Password policy management feature put in Longhorn

Microsoft has quietly added a password management feature to Longhorn Server that will let administrators assign password policies based on users and groups regardless of what domain they reside in.

The feature, called Fine Grained Password Policy Control, was slipped into Longhorn Beta 3, which shipped in April, the company said at its annual WinHEC conference.

At the conference, Microsoft chairman Bill Gates also announced that Longhorn would officially be dubbed Windows Server 2008 when it ships later this year.

He also said 100,000 copies of Longhorn Beta 3 have already been downloaded from Microsoft's Web site.

The Longhorn password policy control is an administrative feature designed to make assigning password rules to end-users more flexible and easier to administer.

Currently in Windows 2000 and 2003 Active Directory domains, the password policy and account lockout policy is applied to all users in the domain. The policies are specified using Active Directory's Default Domain Policy.

This limitation means anyone from power users to users who only surf the Web all must adhere to the same password policies if they are in the same Active Directory domain.

"This [fine-grained policy control] is solving a user pain point," said Ward Ralston, senior technical product manager for Microsoft. He said users no longer have to worry about maintaining password policies in many different locations and segmenting users based on password policy requirements.

With the new Longhorn password policy feature, Ralston said administrators will use Active Directory Services Interface (ADSI) to create a new Active Directory password object. The object is then assigned to a user or group of users. The policy requires that the user create passwords that adhere to certain rules, including how often the password must be updated.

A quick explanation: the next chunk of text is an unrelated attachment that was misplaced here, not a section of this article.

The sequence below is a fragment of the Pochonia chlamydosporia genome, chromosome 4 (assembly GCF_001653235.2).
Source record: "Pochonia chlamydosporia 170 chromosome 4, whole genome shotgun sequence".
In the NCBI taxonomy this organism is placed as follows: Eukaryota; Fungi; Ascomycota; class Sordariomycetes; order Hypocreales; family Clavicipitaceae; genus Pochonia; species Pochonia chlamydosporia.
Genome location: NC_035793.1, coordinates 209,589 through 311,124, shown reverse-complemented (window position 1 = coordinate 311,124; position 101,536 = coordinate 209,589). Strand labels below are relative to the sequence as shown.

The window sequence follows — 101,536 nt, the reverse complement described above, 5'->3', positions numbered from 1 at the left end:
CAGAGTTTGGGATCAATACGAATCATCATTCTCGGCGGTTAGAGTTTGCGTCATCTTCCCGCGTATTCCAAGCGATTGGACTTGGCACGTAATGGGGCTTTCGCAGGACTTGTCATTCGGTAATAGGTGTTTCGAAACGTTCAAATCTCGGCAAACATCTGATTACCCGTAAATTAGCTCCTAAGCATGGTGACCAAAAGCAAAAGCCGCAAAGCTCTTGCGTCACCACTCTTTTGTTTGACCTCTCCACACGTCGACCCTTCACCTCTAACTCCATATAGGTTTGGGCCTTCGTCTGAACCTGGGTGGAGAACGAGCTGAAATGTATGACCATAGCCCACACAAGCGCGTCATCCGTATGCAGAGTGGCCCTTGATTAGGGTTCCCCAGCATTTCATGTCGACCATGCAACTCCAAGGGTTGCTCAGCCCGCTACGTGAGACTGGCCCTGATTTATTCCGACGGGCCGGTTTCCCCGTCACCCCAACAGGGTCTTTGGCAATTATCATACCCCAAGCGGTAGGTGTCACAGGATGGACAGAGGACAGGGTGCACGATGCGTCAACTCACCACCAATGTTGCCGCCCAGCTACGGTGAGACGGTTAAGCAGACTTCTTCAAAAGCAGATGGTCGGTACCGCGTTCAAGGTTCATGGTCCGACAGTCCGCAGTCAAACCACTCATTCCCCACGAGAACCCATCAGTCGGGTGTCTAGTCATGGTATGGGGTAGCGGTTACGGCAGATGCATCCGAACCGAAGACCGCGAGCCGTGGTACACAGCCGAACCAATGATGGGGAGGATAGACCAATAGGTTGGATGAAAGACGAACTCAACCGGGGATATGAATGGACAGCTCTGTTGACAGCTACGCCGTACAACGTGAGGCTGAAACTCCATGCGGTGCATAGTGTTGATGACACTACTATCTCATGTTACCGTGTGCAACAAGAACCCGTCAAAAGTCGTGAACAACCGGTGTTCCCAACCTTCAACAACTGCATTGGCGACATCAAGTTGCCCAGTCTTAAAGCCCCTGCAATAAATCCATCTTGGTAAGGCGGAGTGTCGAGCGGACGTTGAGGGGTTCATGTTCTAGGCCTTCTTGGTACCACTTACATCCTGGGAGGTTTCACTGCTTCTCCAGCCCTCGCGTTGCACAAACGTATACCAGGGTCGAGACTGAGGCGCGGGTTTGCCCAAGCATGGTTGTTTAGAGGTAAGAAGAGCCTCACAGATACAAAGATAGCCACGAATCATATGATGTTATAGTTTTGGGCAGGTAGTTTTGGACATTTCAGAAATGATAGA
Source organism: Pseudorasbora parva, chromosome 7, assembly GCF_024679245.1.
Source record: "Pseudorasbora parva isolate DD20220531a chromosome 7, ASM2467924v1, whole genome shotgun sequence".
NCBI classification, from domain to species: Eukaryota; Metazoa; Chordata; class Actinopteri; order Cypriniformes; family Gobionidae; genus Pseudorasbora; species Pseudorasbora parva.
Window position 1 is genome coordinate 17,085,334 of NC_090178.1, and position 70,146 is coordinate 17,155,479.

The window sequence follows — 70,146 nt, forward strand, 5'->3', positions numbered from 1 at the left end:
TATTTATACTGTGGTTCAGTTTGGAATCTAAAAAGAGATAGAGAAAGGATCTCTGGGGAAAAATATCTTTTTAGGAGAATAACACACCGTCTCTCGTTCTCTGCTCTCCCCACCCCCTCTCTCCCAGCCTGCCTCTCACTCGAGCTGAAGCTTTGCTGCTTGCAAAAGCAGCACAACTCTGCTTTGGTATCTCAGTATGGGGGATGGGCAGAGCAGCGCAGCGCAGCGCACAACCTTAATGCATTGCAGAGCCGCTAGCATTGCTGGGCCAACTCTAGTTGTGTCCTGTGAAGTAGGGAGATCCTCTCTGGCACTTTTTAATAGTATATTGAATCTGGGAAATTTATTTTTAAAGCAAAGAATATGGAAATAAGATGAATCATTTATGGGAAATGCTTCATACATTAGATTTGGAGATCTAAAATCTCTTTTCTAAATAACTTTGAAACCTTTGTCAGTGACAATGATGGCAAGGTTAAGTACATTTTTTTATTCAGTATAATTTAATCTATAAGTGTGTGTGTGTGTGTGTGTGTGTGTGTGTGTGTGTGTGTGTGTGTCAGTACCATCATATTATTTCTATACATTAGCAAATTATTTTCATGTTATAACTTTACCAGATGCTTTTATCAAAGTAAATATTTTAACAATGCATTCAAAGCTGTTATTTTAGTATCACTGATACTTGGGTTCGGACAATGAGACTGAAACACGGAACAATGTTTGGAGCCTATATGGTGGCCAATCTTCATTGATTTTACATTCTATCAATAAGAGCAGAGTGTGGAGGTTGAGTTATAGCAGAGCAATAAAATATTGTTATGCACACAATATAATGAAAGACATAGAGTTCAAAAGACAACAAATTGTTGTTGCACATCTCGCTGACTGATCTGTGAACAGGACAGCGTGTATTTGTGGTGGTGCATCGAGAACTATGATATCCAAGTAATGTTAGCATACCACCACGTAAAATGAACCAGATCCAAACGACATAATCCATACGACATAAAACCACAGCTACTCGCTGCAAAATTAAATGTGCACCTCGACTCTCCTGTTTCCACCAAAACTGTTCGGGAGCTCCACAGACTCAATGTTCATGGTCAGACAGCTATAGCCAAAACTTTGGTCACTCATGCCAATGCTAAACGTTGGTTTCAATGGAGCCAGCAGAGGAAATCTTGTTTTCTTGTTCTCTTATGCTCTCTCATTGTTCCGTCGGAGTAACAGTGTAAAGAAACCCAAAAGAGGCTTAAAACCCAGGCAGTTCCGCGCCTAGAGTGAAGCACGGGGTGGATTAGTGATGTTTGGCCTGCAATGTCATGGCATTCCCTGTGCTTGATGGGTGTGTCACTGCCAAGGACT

The fine grained password policies do not interfere with custom password filters already in use within domains to enforce additional restrictions for passwords, according to Microsoft.

The new Longhorn policy controls can only be set and modified by domain administrators, but those administrators can delegate the ability to control policy to other administrators.

The password policy control adds two new object classes in Active Directory's domain services schema: Password Settings Container and Password Settings.

The Password Settings Container is created by default under the System container in the domain and stores the Password Settings Objects (PSO).

The PSO includes six password settings: enforce password history, maximum password age, minimum password age, minimum password length, complexity requirements and storage using reversible encryption.

The PSO also includes three lockout settings: account lockout duration, account lockout threshold and reset account lockout.

The PSO also will have two new attributes: PSO Link, which is a multi-valued attribute that administrators link to user or group objects, and Precedence which resolves conflicts if multiple PSOs are applied to the same user or group object.

The new Fine Grained Password Policy Control requires users to set values for all nine of the PSO settings and attributes, and prevents administrators from merging multiple PSOs.

If users do not create fine-grained password policies, the Default Domain Policy settings apply to all users in the domain, just like in Windows 2000 and 2003.

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